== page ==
By: Jack Swift
Johnson County Historian
Over a time span of the last 13 years, I have written this weekly column titled “This N That.” During that time I have written several columns on the life and times of various United States presidents. Recently, I realized I have written little about the wives of those presidents. In this column I want to write about the wife of one of my favorite presidents: President Andrew Johnson. His wife was Eliza McCardle who had a great deal of influence on him in his early life. I suppose President Johnson is my favorite because he became president under a great deal of pressure and served his country in a time of great upheaval, politically and societal. Moreover, his hometown Greeneville, Tennessee is home to the Andrew Johnson National Historic Site. The site has a lot of interesting displays concerning his life and presidency, including his tailor shop and home.
Johnson married Eliza McCardle on May 17, 1827 (some sources give it as May 5, 1827). She was 16.He was 17. She was a daughter of John and Sarah Phillips. John was a shoemaker. While her husband had no formal schooling, she is said to have had some basic education and used her knowledge to help her husband achieve some proficiency in writing and arithmetic, thereby paving the way to his success.
While on his upward political climb, Eliza took care of the home front in Greeneville, raising their five children. Their children were Charles, Robert, Andrew Jr., Martha and Mary. Eliza became First Lady at the age of 54. Due to Eliza’s illness, President Johnson asked Martha, his oldest daughter, to assume social duties in the White House. And she did so quite well.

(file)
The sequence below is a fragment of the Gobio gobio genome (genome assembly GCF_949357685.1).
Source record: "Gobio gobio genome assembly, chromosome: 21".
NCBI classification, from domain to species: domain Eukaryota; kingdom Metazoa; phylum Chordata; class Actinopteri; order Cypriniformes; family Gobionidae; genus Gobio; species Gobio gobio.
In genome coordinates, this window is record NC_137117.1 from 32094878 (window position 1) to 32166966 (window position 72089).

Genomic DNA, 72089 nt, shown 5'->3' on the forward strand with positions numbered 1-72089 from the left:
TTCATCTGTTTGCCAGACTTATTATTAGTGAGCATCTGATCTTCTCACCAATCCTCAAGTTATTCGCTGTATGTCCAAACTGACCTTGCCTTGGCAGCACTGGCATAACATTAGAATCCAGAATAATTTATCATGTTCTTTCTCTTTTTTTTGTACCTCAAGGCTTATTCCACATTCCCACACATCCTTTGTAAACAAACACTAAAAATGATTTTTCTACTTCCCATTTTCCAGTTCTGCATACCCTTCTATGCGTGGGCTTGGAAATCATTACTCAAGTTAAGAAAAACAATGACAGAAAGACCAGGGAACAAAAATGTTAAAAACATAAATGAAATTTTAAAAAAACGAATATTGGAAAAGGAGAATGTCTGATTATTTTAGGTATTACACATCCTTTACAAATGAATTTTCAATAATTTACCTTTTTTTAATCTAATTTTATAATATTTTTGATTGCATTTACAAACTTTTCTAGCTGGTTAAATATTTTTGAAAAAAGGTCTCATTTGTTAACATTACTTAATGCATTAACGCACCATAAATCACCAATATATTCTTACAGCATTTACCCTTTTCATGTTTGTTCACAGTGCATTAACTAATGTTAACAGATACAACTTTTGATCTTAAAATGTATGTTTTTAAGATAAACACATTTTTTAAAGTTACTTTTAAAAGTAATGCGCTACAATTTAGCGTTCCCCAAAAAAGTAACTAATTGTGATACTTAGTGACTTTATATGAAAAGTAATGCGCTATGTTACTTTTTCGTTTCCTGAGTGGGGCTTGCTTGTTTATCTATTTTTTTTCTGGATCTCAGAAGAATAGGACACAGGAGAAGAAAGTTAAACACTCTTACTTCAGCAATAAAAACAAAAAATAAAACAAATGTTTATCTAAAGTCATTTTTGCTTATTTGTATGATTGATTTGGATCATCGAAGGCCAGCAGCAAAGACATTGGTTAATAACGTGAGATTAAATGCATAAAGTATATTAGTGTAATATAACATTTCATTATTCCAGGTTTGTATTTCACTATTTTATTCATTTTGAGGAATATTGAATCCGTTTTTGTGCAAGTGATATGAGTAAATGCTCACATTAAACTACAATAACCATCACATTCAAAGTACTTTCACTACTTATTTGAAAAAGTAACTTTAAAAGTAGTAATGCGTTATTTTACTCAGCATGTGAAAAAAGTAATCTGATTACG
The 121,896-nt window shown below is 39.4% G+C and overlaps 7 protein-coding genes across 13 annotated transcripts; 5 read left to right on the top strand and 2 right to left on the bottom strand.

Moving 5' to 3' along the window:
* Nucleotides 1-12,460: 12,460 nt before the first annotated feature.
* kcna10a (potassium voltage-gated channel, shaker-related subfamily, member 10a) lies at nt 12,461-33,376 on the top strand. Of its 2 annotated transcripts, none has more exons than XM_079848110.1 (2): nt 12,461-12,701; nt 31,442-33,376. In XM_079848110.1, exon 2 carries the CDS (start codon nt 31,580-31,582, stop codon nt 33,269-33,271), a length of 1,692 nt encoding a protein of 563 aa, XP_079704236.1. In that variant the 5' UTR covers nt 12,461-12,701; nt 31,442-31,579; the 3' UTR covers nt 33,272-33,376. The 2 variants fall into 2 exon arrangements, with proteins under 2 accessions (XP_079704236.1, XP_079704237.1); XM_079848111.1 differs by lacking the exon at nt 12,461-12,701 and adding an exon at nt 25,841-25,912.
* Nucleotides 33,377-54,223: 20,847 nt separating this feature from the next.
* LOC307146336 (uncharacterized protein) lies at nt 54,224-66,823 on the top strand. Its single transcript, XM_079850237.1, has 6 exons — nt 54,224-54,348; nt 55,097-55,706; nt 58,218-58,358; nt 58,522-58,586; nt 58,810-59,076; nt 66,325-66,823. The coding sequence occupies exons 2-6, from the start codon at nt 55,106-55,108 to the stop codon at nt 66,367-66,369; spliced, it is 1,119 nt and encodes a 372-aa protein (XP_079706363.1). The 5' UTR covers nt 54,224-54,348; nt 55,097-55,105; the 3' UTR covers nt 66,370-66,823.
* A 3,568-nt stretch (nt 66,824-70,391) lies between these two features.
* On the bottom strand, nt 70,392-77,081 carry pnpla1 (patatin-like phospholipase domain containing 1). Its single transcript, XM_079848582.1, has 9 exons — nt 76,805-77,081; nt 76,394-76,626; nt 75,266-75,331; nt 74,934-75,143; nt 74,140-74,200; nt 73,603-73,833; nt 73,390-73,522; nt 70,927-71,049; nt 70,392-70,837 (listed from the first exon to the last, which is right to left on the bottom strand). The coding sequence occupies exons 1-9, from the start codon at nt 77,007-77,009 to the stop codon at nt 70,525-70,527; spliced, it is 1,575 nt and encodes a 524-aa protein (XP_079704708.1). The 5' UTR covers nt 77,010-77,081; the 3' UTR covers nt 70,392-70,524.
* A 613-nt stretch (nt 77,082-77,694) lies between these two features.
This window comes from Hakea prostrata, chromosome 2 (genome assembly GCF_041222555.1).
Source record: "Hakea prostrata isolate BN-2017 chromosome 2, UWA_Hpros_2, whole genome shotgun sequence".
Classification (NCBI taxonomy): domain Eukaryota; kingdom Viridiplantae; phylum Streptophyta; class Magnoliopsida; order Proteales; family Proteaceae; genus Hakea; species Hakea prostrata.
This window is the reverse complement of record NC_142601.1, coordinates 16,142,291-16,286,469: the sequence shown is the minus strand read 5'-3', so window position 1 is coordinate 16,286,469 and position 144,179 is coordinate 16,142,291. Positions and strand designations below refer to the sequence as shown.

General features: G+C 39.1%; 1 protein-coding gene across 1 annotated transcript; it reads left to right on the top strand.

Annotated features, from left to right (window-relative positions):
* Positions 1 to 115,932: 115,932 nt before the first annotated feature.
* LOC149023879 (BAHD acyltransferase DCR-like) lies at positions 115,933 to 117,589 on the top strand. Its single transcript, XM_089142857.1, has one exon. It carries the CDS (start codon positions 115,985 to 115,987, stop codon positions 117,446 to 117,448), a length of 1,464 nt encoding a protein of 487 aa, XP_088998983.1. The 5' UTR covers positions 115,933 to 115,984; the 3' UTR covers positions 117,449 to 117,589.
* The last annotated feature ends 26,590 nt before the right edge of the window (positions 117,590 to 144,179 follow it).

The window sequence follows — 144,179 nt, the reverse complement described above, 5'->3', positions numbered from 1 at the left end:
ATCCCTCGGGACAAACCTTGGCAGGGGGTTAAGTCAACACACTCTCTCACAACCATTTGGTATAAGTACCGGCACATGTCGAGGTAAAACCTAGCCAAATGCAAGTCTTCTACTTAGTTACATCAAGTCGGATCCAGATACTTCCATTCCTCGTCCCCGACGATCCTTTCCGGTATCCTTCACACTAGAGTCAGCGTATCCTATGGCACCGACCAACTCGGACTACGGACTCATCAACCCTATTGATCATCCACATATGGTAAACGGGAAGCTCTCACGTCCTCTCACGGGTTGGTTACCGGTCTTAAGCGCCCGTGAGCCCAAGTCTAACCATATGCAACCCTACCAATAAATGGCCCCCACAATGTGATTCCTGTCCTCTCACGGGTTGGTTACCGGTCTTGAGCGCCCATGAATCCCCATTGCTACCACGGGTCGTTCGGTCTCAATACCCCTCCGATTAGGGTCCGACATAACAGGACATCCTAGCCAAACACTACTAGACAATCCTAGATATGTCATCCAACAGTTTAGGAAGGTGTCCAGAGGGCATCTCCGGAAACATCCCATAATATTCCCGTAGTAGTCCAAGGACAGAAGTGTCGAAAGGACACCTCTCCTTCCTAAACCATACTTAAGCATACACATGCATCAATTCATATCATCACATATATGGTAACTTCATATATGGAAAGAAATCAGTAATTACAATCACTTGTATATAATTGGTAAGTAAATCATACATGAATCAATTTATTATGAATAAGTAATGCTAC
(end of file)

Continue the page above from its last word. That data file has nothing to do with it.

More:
Eliza was born on October 4, 1810 in Leesburg, Tennessee. She died January 15, 1876 in Greene County, Tennessee and is buried in Greeneville, Tennessee. President Johnson was impeached for no good reason (Congress tried to usurp the power of the presidency which would have disrupted the traditional view of the three branches of government as independent from the other.) He was acquitted of the charge. Eliza felt that he would be acquitted and never lost faith in him during that trying time.
After her husband’s term ended, She went back to their home in Greeneville, she saw him elected to the Senate in 1875. She lived six months following her husband’s death.